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Turkish ambassador defends Gallipoli manageme -

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Turkish ambassador defends Gallipoli management

The World Today - Monday, 27 October , 2008 12:23:00

Reporter: Conor Duffy

ELEANOR HALL: The Turkish ambassador to Australia has defended his country's management of the
Gallipoli Peninsula, over allegations that war graves are again being disturbed by road works.

Three years ago disturbances at the site led to a major uproar and the Turkish and Australian
governments made a deal to work together to protect the historic battleground.

The ambassador says he's seeking more information from Ankara but he says the road works are being
carried out at the request of the Australian Government.

Conor Duffy has our report.

CONOR DUFFY: This morning on AM, a Turkish taxi driver Anil Dinch spoke of how human remains have
been unearthed by road works that have started in the last week.

ANIL DINCH: Everywhere bone, skull, fingers and everything, maybe Turkish, maybe Australian man.
Who know this, you know. This is very sad.

CONOR DUFFY: The area was identified as the Second Ridge Road and is believed to have been a no
man's land between Australian and Turkish troops fighting at Gallipoli

The ABC's Middle East correspondent Ben Knight gave an eye witness account of the damage.

BEN KNIGHT: Here on the side of the road, you can see where the excavator has come through and just
dug a channel alongside either side of the road and there is a vertical face of dirt in front of me
and jutting out of it are bones. What looks to be a hip socket here and next to it what looks to be
a leg bone that is white where is has been sheared in half by this earth moving equipment.

CONOR DUFFY: The Turkish ambassador to Australia Murat Ersavci says he's seeking more information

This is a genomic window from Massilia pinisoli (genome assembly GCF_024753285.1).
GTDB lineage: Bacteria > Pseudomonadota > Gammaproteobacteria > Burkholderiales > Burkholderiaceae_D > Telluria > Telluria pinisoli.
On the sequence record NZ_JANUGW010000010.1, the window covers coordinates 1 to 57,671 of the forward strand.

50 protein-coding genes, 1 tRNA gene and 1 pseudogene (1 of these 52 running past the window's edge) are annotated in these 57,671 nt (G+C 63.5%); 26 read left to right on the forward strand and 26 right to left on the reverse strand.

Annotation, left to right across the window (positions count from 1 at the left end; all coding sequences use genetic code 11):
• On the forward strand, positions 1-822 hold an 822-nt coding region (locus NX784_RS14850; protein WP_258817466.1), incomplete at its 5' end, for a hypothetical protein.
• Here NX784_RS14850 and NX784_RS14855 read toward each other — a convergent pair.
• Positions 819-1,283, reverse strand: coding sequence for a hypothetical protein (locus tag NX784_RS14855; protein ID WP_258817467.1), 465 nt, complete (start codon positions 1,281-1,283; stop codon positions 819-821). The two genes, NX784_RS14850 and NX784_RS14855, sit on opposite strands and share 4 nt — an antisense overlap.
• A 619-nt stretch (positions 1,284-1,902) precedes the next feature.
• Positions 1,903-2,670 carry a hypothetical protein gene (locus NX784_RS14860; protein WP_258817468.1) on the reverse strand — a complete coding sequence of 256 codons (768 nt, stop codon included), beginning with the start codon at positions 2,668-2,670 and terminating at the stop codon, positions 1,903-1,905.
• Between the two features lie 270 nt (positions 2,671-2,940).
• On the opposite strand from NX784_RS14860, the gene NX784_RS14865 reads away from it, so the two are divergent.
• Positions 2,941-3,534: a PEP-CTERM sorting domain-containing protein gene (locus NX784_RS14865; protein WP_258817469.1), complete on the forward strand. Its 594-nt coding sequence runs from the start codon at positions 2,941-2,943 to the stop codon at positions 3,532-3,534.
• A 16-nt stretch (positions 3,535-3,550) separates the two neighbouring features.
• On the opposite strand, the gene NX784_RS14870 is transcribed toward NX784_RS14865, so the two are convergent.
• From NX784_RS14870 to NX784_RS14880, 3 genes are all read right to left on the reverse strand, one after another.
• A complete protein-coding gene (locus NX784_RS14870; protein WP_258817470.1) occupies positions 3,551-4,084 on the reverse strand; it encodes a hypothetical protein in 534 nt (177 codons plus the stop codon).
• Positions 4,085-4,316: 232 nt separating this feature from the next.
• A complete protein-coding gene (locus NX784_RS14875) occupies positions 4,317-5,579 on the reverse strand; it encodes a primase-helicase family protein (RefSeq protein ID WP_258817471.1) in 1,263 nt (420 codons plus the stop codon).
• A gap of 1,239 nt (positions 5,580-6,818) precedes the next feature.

from his government.

MURAT ERSAVCI: I have asked Ankara whether such reports are really true or if true to what extent
and what's happening.

CONOR DUFFY: The ambassador is upset by the reports and sees them as a slight on Turkish
authorities.

MURAT ERSAVCI: I am very dismayed; I feel this is an onslaught against the Turkish authorities. And
I really feel these are not very helpful reportings. They will be offensive to a good many people
in Turkey.

CONOR DUFFY: And ambassador Ersavci believes the road works may have been undertaken at the request
of the Australian Government.

MURAT ERSAVCI: To be honest you see many bones in various, underneath the bushes and various
fields, this happens and the road works are done there on the request of our countries, friendly
countries like Australia and New Zealand.

CONOR DUFFY: Three years ago, reports of bones being disturbed at Gallipoli caused a major
international row.

At the time, Labor was in opposition, and shadow minister Anthony Albanese blamed the Government
and Prime Minister John Howard.

ANTHONY ALBANESE: Well, what we are now seeing is catch-up from the Government. First the
Government said bones weren't uncovered. They now say it is inevitable and they now come up with a
plan for a crypt in which those bones could be kept. Labor wants to assess any such proposal and
ensure that the site and any remains found gain the maximum level of respect available.

CONOR DUFFY: Today the new Veterans Affairs Minister Alan Griffin was unavailable for comment. The
Turkish ambassador though hopes that this time, the controversy will be resolved much more quickly.

MURAT ERSAVCI: I may be emotional on the subject perhaps maybe you got it from my voice but I
really feel these things don't help. I mean let's look ahead. Let's look at the friendship and
co-operation. Let's not get stuck down with, you know, broken bones which I am telling you, reminds
me of old wounds of my grandfather and great-uncle who was killed in the battle ground. My wife's
great-grandfather who was killed in the battleground. So let the dead rest in peace. Please, let's
look at, let's look at future.

ELEANOR HALL: That is the Turkish ambassador Murat Ersavci ending that report from Conor Duffy.